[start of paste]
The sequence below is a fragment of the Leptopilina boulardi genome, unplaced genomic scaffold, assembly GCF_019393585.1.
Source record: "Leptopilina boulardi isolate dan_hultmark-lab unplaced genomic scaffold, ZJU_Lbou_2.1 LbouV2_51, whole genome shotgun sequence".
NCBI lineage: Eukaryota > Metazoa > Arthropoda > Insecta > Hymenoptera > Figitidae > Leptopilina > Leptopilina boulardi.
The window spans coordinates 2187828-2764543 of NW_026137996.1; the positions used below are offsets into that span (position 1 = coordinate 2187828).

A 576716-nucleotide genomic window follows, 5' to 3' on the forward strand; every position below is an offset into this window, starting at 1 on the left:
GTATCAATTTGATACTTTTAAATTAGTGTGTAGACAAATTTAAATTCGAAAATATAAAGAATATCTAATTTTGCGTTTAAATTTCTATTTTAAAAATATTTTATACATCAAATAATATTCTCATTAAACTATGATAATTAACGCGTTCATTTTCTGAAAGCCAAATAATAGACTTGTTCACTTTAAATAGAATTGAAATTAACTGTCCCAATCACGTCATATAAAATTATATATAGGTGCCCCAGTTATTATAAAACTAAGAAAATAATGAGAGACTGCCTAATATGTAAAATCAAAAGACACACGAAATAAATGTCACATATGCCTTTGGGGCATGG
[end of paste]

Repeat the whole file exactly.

The sequence below is a fragment of the Leptopilina boulardi genome, unplaced genomic scaffold, assembly GCF_019393585.1.
Source record: "Leptopilina boulardi isolate dan_hultmark-lab unplaced genomic scaffold, ZJU_Lbou_2.1 LbouV2_51, whole genome shotgun sequence".
NCBI lineage: Eukaryota > Metazoa > Arthropoda > Insecta > Hymenoptera > Figitidae > Leptopilina > Leptopilina boulardi.
The window spans coordinates 2187828-2764543 of NW_026137996.1; the positions used below are offsets into that span (position 1 = coordinate 2187828).

A 576716-nucleotide genomic window follows, 5' to 3' on the forward strand; every position below is an offset into this window, starting at 1 on the left:
GTATCAATTTGATACTTTTAAATTAGTGTGTAGACAAATTTAAATTCGAAAATATAAAGAATATCTAATTTTGCGTTTAAATTTCTATTTTAAAAATATTTTATACATCAAATAATATTCTCATTAAACTATGATAATTAACGCGTTCATTTTCTGAAAGCCAAATAATAGACTTGTTCACTTTAAATAGAATTGAAATTAACTGTCCCAATCACGTCATATAAAATTATATATAGGTGCCCCAGTTATTATAAAACTAAGAAAATAATGAGAGACTGCCTAATATGTAAAATCAAAAGACACACGAAATAAATGTCACATATGCCTTTGGGGCATGG